So Friday the new drive (a 320 GB Seagate Momentus) arrived. Yesterday morning, I attempted to clone the data on the Toshiba drive (250 GB btw) to the Seagate drive. Clonezilla refused to do this, stating that the drive was flagged for disk checking. Unfortunately, ChkDsk freezes when attempting to repair the drive. I tried cloning with Ghost, and while it allowed me to run the clone process, it froze not long after reporting the detection of a few bad sectors. Last night I fired up HDD Regenerator and began recovering the bad sectors. Frankly, I should probably have done it earlier; but this stuff ain't easy when you've got a 2-year-old running around.

So HDD Regenerator is about halfway done after approximately 12 hours. It's recovered 3 bad blocks on the Toshiba HDD. My girlfriend was frustrated last night about not having a laptop to use, so I burned an Ubuntu 10.04 CD and booted direct from CD. A little unnerving running an OS with a gaping hole in the bottom of the laptop where the HDD is supposed to be; it feels a little unnatural! In any case, by the time I'd burned the disc and come back to the bedroom, she was fast asleep. But hey, now she can use the laptop until I get her new drive cloned.

Hopefully once the drive is repaired, Ghost won't have any issues cloning the damaged drive. Once the damaged drive is copied over, I plan on pulling it apart and taking a look inside. I'll report back here on my progress. :)

UPDATE: After 24 hours of rebuilding data, I've given up. 12 hours has seen about another 1/6th of the data on the drive recovered, and even then, only about 2 out of 3 bad sectors are being successfully restored. I've copied the hidden Sony Recovery Volume to the new drive and I'm simply reinstalling from factory default that way. I've saved the most important data to my own laptop and I'll move it back after a clean install (once I've gotten rid of the Sony bloatware).

UPDATE 2: All went as planned. Killed all the VAIO crap bogging down startup and copied the important data back onto the drive. Lynn's happily using Windows once again. :)

Sunday, August 29, 2010

Help me pick my Galaxy S...

Alright folks, I need your help. I have to decide which Galaxy S phone I'm going to buy this fall.

Currently, I'm torn primarily between the Verizon Fascinate and the Sprint Epic 4G. Here's the Pros vs. Cons for me:


Already on Verizon (and so is my girlfriend)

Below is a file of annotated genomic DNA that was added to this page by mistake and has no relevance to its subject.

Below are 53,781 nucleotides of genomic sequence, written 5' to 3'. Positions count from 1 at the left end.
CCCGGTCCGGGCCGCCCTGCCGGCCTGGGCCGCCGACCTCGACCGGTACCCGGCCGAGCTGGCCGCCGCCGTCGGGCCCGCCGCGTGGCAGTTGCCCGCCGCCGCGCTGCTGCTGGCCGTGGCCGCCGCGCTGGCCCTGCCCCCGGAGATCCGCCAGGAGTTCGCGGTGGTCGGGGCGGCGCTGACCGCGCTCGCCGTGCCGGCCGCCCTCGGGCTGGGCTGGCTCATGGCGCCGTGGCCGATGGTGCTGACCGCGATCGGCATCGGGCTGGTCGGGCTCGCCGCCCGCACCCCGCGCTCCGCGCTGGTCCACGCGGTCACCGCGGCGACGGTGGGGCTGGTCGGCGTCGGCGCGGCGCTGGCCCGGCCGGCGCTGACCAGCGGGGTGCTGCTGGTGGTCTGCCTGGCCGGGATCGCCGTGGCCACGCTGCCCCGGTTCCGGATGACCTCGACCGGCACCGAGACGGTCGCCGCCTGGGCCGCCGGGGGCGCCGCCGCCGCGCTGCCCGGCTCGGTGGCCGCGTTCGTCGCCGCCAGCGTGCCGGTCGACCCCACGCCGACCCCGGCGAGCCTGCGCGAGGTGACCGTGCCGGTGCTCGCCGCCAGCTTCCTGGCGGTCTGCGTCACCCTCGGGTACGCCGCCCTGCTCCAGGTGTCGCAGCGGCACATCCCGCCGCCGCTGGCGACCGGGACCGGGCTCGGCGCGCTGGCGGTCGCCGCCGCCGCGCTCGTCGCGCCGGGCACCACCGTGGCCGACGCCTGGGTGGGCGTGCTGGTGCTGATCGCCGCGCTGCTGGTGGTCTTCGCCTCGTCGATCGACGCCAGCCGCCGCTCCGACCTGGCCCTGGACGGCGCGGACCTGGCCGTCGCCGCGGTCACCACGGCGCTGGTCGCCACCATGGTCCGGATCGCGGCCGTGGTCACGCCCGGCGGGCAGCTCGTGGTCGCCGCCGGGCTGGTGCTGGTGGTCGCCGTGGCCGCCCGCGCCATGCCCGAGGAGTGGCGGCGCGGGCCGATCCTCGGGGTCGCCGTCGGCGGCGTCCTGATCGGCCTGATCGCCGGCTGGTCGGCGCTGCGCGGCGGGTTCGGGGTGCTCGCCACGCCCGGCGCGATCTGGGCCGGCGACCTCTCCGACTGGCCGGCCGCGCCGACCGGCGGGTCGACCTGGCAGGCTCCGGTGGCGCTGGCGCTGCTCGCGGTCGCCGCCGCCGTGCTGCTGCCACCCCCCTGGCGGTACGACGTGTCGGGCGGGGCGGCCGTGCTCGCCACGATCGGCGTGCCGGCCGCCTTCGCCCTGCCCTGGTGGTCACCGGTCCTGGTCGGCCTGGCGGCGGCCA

Better network
Thinner and lighter

Bing Search (Per Engadget it can't be changed to Google either!)
No front-facing camera.
Expensive monthly payment
Only 3G connection

Epic 4G

4G connection (available in my city too)
QWERTY keyboard
Front-facing camera

Would have to switch carriers (and my girlfriend doesn't really want Sprint)
Less reliable network
Still a fairly expensive monthly payment, and $10 extra for 4G data service.
Phone is heavier and thicker

Thursday, August 12, 2010

HTC Glacier and my friends over at

A couple weeks back, I was checking on a comment posted in response to my Android Benchmark blog post regarding some interesting performance values for the Droid X on

GLBenchmark has been a useful tool for me in the past; specifically I used iPhone 3GS performance values to estimate graphics performance in my Hummingbird vs Snapdragon article. I replied to the comment and noticed something strange, a new contender named "HTC Glacier" sitting on GLBenchmark's results list above the Galaxy S phones which were reigning supreme at the time.

It made me raise my eyebrows... an HTC phone of that power could only contain a new Snapdragon of some sort. I started to dig into the specs a bit... and then I was pulled away from my computer by the joys of fatherhood. HTC Glacier was forgotten as I scraped up food flung all over the place by my misbehaving daughter. I remember being tired that night, heading to bed soon after I managed to get my temperamental child down for the night.

Fortunately, someone else was paying better attention; my good friend MrK over at who has hosted my article and several of my blog posts, and with whom I communicate regularly. He spotted the HTC Glacier as well, and wasted no time in doing some sleuthing, finding that the person who posted the HTC Glacier was a T-Mobile Design Manager... quickly answering the question of which carrier Glacier will end up on. He also theorized that the Glacier contains the 1.5 GHz Qualcomm Snapdragon QSD8672, and it wasn't long before his article was being linked on tech blogs across the web.

Sunday, August 1, 2010

Is the future of gaming in the cloud? OnLive tested; my impressions.

Today, I walked into Burger King while Lynn's car was in the shop, plunked down my laptop and played a game that can't even be run on the laptop's hardware, much less at the resolution, frame rate and graphics quality I was playing it at. How? The cloud, my friend, the cloud.